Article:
Preferred Citation: Rockmore, Tom. On Heidegger's Nazism and Philosophy. Berkeley:  University of California Press,  c1992 1992.

1 Revealing Concealed Nazism

Heideggerian Concealment and the History of Philosophy

Heidegger's analysis of Being further conceals its relation to the history of philosophy. Now in part the relation of philosophy to its history has long been concealed through the normative view of philosophy current in the modern tradition. A main impulse at least since Descartes has been the preference for systematic over historical forms of thought. The result is the effort to begin again, finally to make a beginning, finally to make an acceptable beginning in virtue of the preference for a priori over a posteriori types of knowledge, succinctly formulated in Kant's insistence, following Leibniz, on cognitio ex principiis over cognitio ex datis .[18]

As the title of a well-known book about Heidegger suggests,[19] his entire philosophical career is focused to an unusual degree on a single project, initially identified as the question of the meaning of Being. The term "Being" refers to "Being in general," or the "Being of beings," as distinguished from beings, or entities, such as shoes or ships or sealing wax. Heidegger's conviction that since the early Greeks this question has been forgotten, or covered over, so that he needs to destroy later metaphysics in order to return to the original, and solely valid, form of the question, points both toward and away from the importance of the history of philosophy for Heidegger's position. His assertion that the Seinsfrage , or at least the Seinsfrage in its authentic form, has been forgotten since early in the philosophical tradition strongly suggests that his own thought cannot depend on other views in the history of philosophy which he seeks to "destroy" as the condition of freeing up the proper approach to Being.[20] Heidegger is unquestionably equipped with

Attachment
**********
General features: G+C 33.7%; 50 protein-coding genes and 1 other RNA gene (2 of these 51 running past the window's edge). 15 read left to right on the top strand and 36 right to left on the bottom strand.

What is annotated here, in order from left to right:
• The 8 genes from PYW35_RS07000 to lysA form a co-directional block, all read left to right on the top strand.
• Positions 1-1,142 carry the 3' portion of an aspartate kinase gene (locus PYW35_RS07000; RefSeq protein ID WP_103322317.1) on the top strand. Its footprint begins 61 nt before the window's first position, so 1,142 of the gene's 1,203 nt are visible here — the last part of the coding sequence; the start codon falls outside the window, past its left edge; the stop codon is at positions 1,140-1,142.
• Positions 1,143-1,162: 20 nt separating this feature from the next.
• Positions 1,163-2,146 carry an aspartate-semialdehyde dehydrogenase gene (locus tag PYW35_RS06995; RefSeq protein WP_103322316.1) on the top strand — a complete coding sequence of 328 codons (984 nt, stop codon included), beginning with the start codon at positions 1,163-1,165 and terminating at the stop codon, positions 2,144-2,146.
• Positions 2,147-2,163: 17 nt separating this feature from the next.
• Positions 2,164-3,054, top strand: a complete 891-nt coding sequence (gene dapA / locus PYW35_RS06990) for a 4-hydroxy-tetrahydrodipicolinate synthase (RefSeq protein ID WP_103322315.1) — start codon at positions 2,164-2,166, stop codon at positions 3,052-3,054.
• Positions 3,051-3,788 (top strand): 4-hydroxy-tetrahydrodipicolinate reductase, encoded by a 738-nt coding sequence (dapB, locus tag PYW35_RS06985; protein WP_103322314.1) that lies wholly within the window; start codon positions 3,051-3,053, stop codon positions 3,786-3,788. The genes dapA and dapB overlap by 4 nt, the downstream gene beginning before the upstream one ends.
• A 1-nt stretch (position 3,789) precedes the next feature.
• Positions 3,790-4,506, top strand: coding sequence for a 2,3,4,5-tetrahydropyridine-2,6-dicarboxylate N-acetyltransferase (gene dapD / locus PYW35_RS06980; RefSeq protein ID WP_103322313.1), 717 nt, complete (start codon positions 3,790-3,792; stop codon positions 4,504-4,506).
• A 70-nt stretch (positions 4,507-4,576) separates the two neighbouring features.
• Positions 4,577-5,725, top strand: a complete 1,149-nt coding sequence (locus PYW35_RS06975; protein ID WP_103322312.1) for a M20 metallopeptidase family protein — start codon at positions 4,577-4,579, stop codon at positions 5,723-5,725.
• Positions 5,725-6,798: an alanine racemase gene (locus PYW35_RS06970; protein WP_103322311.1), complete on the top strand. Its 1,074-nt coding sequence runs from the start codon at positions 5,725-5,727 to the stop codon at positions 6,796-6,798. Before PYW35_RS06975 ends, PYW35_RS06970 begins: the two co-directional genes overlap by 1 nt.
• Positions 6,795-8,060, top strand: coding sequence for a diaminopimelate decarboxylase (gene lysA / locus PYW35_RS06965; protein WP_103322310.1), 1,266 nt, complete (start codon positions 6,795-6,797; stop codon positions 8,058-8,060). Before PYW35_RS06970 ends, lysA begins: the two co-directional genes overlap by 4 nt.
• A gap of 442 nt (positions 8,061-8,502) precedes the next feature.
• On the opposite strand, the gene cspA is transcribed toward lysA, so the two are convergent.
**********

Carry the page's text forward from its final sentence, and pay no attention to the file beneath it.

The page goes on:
a deep, in fact unusual, command of the historical tradition; yet his own argument implies that his theory is independent of the history of philosophy, more precisely of anything that happened in the tradition after the pre-Socratics, or at the latest Aristotle.

The implication that Heidegger's own thought is independent of the history of philosophy since the Greeks—which derives from a strategic move on his part to open the path leading to Being—tends to insulate his position from critical scrutiny. In effect, as a result of this move Heidegger contends that his thought is not only original but sui generis. If it differs not only in degree but in kind from any others, that is, all the other views in earlier and contemporary philosophical discussion, then obviously it cannot be understood or evaluated through comparison with them.